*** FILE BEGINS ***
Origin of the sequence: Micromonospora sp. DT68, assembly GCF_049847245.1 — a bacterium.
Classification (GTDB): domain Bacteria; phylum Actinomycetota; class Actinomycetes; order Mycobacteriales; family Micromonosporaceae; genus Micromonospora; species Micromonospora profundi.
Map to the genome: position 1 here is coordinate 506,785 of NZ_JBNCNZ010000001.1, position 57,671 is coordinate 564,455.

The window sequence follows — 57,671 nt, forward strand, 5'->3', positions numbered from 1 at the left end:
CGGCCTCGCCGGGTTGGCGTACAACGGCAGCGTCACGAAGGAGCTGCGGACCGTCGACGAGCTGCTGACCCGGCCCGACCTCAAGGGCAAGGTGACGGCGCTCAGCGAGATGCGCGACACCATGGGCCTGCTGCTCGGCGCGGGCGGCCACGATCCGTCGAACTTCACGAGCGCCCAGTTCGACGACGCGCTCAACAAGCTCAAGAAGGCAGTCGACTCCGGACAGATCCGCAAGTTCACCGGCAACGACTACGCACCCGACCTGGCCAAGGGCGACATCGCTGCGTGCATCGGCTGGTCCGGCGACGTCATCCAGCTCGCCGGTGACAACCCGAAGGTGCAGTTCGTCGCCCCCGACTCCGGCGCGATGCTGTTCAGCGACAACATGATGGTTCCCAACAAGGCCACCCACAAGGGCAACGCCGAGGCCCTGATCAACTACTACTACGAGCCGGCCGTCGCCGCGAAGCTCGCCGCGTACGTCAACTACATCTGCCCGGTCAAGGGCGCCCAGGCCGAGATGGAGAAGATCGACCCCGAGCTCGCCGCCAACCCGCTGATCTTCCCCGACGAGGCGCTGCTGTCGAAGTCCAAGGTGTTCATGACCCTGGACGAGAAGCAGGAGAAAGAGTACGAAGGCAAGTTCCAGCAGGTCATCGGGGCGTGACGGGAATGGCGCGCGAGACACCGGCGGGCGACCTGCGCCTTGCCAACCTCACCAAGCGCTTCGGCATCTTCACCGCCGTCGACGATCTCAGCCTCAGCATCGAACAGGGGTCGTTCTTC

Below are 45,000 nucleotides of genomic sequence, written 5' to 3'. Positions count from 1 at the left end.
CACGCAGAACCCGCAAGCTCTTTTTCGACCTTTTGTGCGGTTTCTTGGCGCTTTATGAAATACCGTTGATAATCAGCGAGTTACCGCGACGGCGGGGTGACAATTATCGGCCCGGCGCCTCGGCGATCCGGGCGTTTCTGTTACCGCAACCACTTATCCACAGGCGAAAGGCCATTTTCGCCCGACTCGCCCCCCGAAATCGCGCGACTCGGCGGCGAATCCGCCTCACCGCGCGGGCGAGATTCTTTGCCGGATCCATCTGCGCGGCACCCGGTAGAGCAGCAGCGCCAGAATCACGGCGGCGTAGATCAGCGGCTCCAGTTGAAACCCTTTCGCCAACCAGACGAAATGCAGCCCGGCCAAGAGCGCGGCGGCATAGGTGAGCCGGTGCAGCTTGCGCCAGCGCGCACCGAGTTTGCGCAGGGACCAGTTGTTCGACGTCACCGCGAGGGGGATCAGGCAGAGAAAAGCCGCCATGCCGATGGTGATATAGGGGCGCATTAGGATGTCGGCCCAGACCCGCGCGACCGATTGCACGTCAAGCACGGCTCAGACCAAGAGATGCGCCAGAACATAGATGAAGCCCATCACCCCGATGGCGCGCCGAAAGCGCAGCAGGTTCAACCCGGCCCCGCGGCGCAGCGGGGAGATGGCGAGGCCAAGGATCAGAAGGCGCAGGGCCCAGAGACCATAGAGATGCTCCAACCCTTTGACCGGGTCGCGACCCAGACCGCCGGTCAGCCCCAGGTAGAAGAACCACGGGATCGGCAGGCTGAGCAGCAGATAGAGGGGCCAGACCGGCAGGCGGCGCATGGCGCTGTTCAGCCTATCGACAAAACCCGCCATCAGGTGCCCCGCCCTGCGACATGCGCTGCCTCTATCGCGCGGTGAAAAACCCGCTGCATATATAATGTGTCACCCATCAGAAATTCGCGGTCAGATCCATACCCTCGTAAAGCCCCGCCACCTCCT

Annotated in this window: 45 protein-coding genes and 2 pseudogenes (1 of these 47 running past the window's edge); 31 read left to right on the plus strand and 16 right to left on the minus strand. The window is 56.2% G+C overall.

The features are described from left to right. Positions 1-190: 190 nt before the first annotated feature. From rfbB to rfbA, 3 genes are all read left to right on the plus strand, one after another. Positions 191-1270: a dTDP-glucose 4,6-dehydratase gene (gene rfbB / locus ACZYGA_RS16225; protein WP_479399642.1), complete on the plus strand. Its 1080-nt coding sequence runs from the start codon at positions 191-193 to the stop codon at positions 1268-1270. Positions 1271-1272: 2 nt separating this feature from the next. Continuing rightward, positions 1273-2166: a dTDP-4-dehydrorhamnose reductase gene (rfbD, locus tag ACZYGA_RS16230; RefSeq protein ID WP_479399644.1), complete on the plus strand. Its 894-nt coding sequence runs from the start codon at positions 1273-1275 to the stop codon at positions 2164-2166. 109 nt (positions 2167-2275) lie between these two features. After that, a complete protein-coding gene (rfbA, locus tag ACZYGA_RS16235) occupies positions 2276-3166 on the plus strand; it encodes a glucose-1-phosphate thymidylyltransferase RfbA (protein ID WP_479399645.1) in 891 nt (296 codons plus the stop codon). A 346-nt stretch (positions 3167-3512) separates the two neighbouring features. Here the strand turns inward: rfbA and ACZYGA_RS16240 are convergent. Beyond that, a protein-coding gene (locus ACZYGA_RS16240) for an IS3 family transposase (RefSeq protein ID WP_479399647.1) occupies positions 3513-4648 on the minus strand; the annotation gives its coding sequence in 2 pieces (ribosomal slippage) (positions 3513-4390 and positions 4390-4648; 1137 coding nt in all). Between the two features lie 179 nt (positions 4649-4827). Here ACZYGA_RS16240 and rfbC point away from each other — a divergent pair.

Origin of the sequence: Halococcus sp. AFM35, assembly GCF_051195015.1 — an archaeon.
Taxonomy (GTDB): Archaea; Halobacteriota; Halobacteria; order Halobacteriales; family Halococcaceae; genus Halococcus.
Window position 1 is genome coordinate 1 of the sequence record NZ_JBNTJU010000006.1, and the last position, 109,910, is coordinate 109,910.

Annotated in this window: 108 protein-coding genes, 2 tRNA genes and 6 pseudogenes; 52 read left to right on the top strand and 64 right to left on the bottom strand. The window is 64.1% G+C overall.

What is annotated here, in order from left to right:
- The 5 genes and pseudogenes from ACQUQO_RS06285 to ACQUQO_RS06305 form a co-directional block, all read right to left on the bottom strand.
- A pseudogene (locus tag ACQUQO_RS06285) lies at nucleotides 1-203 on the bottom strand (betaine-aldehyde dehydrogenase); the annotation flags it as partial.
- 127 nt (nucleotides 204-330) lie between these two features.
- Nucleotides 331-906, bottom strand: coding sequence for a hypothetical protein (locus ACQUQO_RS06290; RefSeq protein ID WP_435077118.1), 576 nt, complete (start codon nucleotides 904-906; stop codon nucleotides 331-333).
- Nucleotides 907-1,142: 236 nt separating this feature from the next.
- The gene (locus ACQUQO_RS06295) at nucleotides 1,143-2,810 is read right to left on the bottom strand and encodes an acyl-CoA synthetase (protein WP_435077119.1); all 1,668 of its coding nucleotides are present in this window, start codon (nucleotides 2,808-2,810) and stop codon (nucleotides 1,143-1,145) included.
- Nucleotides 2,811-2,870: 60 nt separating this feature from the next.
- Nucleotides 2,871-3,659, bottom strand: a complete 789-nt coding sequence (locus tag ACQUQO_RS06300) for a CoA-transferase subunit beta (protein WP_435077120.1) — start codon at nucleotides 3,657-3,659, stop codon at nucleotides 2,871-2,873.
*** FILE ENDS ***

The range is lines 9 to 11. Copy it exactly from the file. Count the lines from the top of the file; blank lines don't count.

The features are described from left to right. Positions 1-190: 190 nt before the first annotated feature. From rfbB to rfbA, 3 genes are all read left to right on the plus strand, one after another. Positions 191-1270: a dTDP-glucose 4,6-dehydratase gene (gene rfbB / locus ACZYGA_RS16225; protein WP_479399642.1), complete on the plus strand. Its 1080-nt coding sequence runs from the start codon at positions 191-193 to the stop codon at positions 1268-1270. Positions 1271-1272: 2 nt separating this feature from the next. Continuing rightward, positions 1273-2166: a dTDP-4-dehydrorhamnose reductase gene (rfbD, locus tag ACZYGA_RS16230; RefSeq protein ID WP_479399644.1), complete on the plus strand. Its 894-nt coding sequence runs from the start codon at positions 1273-1275 to the stop codon at positions 2164-2166. 109 nt (positions 2167-2275) lie between these two features. After that, a complete protein-coding gene (rfbA, locus tag ACZYGA_RS16235) occupies positions 2276-3166 on the plus strand; it encodes a glucose-1-phosphate thymidylyltransferase RfbA (protein ID WP_479399645.1) in 891 nt (296 codons plus the stop codon). A 346-nt stretch (positions 3167-3512) separates the two neighbouring features. Here the strand turns inward: rfbA and ACZYGA_RS16240 are convergent. Beyond that, a protein-coding gene (locus ACZYGA_RS16240) for an IS3 family transposase (RefSeq protein ID WP_479399647.1) occupies positions 3513-4648 on the minus strand; the annotation gives its coding sequence in 2 pieces (ribosomal slippage) (positions 3513-4390 and positions 4390-4648; 1137 coding nt in all). Between the two features lie 179 nt (positions 4649-4827). Here ACZYGA_RS16240 and rfbC point away from each other — a divergent pair.

Origin of the sequence: Halococcus sp. AFM35, assembly GCF_051195015.1 — an archaeon.
Taxonomy (GTDB): Archaea; Halobacteriota; Halobacteria; order Halobacteriales; family Halococcaceae; genus Halococcus.